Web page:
Many bike brands list trail (but not mechanical trail – the perpendicular distance between the steering axis and the front tyre's contact patch – which would be more informative).
As a rule, more trail results in more stable steering and a greater ability to hold a line on rougher terrain. Less trail makes for a bike that steers more sharply, but too little can result in a twitchy feel.
Trek's Madone road race bike (we'll talk about a 56cm size here) has a head tube angle of 73.5°. This, along with a 40mm fork offset (and the wheel/tyre size) results in a trail of 58mm.
In contrast, Trek's Boone cyclocross bike has a slacker head tube angle of 72°, a 45mm fork offset and a much higher trail of 67mm.
The idea is that the Madone offers the quick, agile steering required in road racing while the Boone's higher trail will help keep the steering straighter on the rough terrain you'll encounter when riding cyclocross.
The Domane, the endurance road bike in Trek's range, has a slack head tube angle (for a road bike) too – 71.9° – a 48mm fork offset and 61mm of trail. It is designed to offer more stability than the Madone.
Trek's Checkpoint gravel bike – designed for surfaces that are rougher than tarmac but not as extreme as you find in cyclocross – has a 72.2° head tube angle, a 49mm fork offset and a 61mm trail, each figure sitting between those of the Madone road bike and the Boone cyclocross bike.
It's worth pointing out again that bike designers sometimes have to increase trail on smaller bikes to prevent toe overlap with the front wheel. The 44cm version of Specialized's Tarmac road bike, for example, has 71mm of trail compared with 55mm on the 56cm model.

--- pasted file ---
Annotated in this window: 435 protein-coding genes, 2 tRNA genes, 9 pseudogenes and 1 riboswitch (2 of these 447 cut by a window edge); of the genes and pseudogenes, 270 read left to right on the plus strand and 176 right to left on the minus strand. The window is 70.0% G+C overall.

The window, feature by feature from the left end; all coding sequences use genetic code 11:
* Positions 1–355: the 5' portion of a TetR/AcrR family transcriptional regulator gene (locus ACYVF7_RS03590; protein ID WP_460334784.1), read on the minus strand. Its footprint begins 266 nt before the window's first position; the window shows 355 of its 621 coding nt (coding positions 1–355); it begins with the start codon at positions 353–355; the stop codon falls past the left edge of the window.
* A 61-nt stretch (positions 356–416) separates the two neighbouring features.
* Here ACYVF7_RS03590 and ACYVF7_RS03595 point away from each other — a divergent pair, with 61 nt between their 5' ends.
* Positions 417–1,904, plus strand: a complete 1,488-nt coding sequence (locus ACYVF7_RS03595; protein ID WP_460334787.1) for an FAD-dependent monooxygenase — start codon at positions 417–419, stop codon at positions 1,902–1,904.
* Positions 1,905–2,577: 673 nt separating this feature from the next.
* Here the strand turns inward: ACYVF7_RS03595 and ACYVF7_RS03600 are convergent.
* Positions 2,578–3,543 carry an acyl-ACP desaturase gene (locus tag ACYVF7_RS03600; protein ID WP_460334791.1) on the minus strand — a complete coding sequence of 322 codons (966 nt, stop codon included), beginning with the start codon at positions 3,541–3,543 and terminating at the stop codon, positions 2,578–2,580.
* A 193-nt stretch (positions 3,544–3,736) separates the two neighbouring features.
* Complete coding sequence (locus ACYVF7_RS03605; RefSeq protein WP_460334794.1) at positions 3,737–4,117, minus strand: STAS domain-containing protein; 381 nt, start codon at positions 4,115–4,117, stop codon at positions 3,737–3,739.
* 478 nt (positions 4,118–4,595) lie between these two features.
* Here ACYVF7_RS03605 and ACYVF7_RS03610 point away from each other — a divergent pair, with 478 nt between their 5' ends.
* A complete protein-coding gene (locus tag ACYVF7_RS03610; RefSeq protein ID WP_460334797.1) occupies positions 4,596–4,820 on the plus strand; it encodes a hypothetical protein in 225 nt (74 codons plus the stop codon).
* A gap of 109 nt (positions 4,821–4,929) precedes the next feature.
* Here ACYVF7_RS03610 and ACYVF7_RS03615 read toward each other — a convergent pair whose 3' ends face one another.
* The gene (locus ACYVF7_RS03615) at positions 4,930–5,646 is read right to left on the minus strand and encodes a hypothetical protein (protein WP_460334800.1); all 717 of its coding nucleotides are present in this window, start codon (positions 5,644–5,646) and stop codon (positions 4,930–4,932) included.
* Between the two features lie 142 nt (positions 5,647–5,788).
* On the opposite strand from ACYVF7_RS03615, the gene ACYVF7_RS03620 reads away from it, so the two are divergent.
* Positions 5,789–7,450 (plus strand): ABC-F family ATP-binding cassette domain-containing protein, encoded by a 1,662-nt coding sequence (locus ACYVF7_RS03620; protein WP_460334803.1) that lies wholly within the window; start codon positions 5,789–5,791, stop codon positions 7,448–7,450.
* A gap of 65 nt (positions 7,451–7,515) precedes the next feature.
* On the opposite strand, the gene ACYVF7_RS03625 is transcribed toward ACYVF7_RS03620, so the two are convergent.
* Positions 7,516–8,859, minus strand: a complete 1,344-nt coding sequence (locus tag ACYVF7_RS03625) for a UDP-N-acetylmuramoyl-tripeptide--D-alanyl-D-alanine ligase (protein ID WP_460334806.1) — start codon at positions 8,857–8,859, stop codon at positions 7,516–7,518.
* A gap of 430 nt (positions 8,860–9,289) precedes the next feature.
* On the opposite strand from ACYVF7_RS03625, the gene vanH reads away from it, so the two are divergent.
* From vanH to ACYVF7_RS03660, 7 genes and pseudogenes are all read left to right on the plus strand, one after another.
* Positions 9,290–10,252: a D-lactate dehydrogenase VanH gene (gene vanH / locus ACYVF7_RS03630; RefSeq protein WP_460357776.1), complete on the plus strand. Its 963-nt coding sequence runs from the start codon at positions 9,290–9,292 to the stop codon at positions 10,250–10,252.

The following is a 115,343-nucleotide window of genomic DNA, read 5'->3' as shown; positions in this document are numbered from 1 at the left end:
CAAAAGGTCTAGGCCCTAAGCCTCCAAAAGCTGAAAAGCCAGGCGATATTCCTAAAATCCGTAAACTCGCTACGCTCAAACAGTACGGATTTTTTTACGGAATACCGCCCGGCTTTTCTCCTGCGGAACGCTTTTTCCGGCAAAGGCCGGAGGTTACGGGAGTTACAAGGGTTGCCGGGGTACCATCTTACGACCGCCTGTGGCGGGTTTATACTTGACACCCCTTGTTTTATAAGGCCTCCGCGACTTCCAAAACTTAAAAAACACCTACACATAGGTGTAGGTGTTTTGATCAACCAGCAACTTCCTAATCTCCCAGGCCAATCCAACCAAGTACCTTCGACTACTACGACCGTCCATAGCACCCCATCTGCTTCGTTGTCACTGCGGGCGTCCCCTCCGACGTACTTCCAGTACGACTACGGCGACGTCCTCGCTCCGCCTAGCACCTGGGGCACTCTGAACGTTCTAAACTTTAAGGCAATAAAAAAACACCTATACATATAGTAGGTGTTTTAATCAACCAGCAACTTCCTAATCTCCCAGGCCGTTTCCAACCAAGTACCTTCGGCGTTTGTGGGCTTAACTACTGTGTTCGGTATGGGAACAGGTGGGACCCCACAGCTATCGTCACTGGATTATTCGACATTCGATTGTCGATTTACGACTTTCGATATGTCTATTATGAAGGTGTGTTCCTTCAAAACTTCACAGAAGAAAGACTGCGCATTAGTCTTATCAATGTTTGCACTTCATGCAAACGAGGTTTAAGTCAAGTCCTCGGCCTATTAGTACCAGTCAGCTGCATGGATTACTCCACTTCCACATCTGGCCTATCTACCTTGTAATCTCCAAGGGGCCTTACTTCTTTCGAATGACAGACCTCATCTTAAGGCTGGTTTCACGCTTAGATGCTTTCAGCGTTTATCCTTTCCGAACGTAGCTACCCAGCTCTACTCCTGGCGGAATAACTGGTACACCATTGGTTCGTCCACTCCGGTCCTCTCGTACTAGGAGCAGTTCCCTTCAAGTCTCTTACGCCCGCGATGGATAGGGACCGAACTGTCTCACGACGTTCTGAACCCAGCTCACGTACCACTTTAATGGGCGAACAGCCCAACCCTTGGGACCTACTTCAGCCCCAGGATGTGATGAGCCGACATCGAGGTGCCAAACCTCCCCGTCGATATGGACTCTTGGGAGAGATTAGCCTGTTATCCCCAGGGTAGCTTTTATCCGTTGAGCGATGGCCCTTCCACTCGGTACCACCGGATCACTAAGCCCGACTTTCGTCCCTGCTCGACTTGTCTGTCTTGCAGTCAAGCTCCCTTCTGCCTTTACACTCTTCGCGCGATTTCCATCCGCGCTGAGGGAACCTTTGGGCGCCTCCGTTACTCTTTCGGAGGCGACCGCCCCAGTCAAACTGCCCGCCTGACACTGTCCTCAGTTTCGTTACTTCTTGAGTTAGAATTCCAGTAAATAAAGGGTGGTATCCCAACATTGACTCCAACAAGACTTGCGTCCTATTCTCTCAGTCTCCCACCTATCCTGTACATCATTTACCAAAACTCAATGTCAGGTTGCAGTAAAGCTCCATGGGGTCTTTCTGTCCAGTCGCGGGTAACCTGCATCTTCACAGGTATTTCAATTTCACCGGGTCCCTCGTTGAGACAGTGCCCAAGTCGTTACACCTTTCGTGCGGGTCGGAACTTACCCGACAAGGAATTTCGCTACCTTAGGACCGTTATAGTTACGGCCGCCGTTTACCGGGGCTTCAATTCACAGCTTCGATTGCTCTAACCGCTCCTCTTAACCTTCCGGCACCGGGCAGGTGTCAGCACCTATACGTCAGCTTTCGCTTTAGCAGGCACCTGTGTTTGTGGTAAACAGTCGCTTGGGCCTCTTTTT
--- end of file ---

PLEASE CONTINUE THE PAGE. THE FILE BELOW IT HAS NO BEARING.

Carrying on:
Front centre is the horizontal distance from the centre of the bottom bracket to the middle of the front wheel axle. Some brands list it on their geometry charts – Cannondale, for example – but most don't.
Beware that a long frame with a steep head tube angle could have a similar front centre measurement to a shorter frame with a slack head tube angle, yet they'd be two very different bikes.
A short front centre means more potential for toe overlap (where the tyre hits your foot when you turn the front wheel), particularly when combined with large tyres.
Chainstay length is the distance from the centre of the bottom bracket to the centre of the rear wheel axle, and it influences wheelbase. The chainstays obviously need to be long enough to provide clearance for the range of tyre sizes that are likely to be fitted to a particular bike.
Performance orientated road bikes tend to have short chainstays while adventure bikes, for example, usually have longer chainstays, giving you more heel clearance if you fit panniers. That said, Specialized’s Diverge gravel/adventure bike has short (415mm) chainstays to tuck the back wheel in for more traction on steep climbs.
Wheelbase is the distance between the front axle and the rear axle (or the distance between the middle of the tyres' contact points with the ground).